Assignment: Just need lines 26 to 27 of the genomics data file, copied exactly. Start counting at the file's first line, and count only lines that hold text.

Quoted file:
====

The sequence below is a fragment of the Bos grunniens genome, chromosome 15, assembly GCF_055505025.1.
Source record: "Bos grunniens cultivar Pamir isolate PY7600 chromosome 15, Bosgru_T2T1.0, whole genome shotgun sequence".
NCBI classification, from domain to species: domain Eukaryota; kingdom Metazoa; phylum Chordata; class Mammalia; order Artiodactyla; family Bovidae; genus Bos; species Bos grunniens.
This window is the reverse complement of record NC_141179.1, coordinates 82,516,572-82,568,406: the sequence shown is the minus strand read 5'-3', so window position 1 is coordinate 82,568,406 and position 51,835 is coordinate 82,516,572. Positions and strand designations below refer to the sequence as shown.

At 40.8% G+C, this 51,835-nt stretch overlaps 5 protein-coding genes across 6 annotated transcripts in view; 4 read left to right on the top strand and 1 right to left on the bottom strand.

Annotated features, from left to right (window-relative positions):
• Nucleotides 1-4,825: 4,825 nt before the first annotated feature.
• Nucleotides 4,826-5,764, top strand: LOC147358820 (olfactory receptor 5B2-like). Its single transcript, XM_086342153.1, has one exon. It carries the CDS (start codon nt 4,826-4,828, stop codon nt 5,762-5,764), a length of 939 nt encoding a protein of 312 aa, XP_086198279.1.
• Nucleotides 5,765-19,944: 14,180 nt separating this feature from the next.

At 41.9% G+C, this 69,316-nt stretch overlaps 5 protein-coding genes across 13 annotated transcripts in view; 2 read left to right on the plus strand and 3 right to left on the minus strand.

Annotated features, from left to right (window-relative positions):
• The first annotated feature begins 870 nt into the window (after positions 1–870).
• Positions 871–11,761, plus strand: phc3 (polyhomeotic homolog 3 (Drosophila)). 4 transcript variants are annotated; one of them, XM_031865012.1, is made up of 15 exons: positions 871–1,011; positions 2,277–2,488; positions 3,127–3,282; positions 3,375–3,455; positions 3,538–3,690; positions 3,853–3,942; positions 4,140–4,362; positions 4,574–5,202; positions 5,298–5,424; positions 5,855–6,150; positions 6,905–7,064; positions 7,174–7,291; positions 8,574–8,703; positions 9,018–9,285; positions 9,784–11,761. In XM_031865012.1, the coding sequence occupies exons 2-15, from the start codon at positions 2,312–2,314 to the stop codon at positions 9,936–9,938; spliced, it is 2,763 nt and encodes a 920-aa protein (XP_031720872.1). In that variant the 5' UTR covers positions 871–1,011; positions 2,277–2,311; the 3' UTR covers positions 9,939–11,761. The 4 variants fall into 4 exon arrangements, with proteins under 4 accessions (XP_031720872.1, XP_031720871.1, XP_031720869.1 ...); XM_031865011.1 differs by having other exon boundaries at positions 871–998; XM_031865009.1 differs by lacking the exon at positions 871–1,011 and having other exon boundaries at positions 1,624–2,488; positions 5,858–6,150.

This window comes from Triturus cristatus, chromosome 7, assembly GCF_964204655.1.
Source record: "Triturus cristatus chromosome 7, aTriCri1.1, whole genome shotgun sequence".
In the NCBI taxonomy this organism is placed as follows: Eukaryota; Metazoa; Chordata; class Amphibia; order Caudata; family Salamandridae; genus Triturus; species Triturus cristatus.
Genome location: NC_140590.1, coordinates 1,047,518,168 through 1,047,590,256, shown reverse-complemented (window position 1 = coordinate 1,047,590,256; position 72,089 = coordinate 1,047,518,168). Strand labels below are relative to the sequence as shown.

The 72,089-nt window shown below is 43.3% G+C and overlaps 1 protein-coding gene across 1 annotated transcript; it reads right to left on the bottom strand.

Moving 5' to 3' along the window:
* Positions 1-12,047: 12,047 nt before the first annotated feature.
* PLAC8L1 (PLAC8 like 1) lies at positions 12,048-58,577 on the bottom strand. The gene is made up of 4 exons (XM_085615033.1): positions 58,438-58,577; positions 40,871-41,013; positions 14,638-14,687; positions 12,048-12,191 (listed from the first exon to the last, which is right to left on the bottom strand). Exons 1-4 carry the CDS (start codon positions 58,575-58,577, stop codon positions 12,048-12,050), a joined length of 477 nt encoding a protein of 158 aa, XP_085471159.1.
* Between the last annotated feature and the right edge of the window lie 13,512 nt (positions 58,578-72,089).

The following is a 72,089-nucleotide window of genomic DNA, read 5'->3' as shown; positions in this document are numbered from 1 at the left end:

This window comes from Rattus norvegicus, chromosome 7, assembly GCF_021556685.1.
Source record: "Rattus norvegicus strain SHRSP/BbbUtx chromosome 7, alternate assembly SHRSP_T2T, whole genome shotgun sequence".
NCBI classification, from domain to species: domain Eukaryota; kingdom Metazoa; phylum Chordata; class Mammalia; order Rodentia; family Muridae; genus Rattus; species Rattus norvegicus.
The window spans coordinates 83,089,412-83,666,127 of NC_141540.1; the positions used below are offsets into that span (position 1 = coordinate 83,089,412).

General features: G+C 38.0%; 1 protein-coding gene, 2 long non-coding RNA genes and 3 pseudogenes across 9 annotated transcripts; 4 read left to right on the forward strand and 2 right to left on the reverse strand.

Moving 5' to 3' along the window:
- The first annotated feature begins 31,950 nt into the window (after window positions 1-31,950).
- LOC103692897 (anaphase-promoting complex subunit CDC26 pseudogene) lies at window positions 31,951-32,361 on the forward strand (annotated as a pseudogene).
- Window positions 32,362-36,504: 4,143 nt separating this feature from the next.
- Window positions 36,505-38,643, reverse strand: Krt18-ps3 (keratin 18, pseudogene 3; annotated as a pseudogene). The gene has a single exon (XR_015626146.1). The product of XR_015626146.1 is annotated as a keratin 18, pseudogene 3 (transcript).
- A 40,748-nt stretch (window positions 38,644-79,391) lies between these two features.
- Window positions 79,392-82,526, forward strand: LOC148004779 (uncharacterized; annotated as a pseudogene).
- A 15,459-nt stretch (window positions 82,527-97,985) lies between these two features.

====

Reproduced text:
NCBI classification, from domain to species: domain Eukaryota; kingdom Metazoa; phylum Chordata; class Mammalia; order Rodentia; family Muridae; genus Rattus; species Rattus norvegicus.
The window spans coordinates 83,089,412-83,666,127 of NC_141540.1; the positions used below are offsets into that span (position 1 = coordinate 83,089,412).